The Columbine High School massacre was a result of the violent video games the students were playing. Our nation’s youth have more mental health issues than generations prior because they waste their days alone in dark virtual worlds.
These stories, and others like it, have been presented on the evening news time and time again. Are adults simply finding an outlet for their natural fears against video games? Or, are these harsh accusations against our generation’s favorite pastime justified?
Evidence that these concerns may be valid comes from research by Dr. Patrick Markey at Villanova University and his wife, Dr. Charlotte Markey at Rutgers-Camden. They have found that teens who play violent video games display higher levels of hostility and aggressive thinking and behavior than those who do not. Although the average person is affected only mildly, if at all, their research indicates that individuals with personalities already prone to aggression are significantly susceptible to video game-induced hostility. This supports, in part, the Columbine hypothesis.
Psychological researchers at Denison University have also shown that video games can lead to poorer academic achievement. After four months of measuring the academic activities of gamers and non-gamers, it was found that gamers spent significantly less time on school assignments at home. They also demonstrated notably lower reading and writing scores overall than those without game consoles.
If individuals neglect school to play video games, then might they also neglect their friends and family?
Indeed, research at Brigham Young University by Dr. Laura Walker found that as a person’s time spent gaming increased, the quality of their relationships with peers and family members declined. Greater gaming frequency was also related to higher levels of drug use in young adults, and diminished self-esteem in females.
Fortunately, there is a brighter side to video game play. According to scientists at the University of Rochester, avid gamers demonstrate higher scores on a number of cognitive performance tests measuring mental rotation, spatial memory and multitasking skills. These assessments are important components of many intelligence tests.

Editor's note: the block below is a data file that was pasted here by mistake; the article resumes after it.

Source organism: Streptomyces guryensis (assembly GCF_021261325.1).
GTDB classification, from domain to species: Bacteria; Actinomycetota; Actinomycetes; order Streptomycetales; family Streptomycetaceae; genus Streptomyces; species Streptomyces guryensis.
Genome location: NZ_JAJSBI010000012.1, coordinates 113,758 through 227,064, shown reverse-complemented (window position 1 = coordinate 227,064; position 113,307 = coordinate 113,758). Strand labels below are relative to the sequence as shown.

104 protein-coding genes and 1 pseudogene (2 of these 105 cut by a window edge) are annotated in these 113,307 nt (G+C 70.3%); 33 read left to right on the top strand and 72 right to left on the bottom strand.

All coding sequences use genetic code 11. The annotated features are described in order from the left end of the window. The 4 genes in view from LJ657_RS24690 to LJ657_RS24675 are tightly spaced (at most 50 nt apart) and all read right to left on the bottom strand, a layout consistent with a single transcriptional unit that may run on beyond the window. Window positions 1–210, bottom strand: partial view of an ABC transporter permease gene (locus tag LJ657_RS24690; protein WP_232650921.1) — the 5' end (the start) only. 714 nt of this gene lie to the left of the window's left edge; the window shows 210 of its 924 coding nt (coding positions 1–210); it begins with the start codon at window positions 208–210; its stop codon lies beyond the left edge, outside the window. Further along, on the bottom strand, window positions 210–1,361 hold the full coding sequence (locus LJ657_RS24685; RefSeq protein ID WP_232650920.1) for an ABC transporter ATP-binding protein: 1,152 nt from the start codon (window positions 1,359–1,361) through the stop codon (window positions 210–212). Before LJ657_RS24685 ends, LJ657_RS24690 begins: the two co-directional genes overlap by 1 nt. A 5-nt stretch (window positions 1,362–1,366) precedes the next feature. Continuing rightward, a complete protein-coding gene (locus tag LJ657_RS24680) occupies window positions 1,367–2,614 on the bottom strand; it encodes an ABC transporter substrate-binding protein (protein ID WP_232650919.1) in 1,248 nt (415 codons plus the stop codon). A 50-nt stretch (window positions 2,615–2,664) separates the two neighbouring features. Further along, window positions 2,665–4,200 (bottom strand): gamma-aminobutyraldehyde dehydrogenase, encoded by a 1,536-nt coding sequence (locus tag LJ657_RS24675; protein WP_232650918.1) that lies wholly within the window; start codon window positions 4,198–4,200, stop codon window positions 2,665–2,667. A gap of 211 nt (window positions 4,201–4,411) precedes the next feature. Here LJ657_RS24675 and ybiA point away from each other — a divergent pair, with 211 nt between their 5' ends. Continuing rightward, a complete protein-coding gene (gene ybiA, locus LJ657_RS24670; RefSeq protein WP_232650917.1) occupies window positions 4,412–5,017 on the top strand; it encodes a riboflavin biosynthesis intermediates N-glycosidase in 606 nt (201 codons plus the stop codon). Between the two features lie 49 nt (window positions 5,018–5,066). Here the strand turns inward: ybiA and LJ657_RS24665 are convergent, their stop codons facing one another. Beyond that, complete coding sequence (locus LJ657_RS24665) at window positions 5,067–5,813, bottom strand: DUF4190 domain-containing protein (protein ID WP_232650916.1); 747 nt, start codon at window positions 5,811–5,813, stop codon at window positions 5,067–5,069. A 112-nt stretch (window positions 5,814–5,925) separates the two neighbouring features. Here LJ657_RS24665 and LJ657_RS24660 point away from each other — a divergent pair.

Researchers at the University of Rochester have also found that video games can augment individuals’ split-second decision making. Participants who played a fast-paced action game for a total of 50 hours showed a 25% increase in reaction times on a number of snap judgments compared to a control group. Furthermore, fast-paced gamers were just as accurate in their decisions as their counterparts, despite their impressive speed.
But do the skills video games enhance offer any real value off the couch?
James Rosser Jr., M.D. and colleagues at the Beth Israel Medical Center provide evidence that the games may provide significant value. That is, they gave 33 surgeons a computer-based surgical skills training test, and then had each of them play video games for a half hour. Remarkably, the surgeons who were in the top third for video game performance made 47 percent fewer errors, performed tasks 39 percent faster, and scored 41 percent better overall on the surgical assessment. It seems that video games may improve skills critical to the very survival of surgery patients.
What is one to make of this conflicting evidence? To play or not to play video games?
Let’s be honest. If you want to play video games, you are going to, even if I tell you it will result in the Russians abducting all of your friends tonight. What is important to keep in mind, however, is that video games, for better or worse, may significantly impact your mental health, cognitive abilities, and social relationships. It may, in reality, be more than just a game.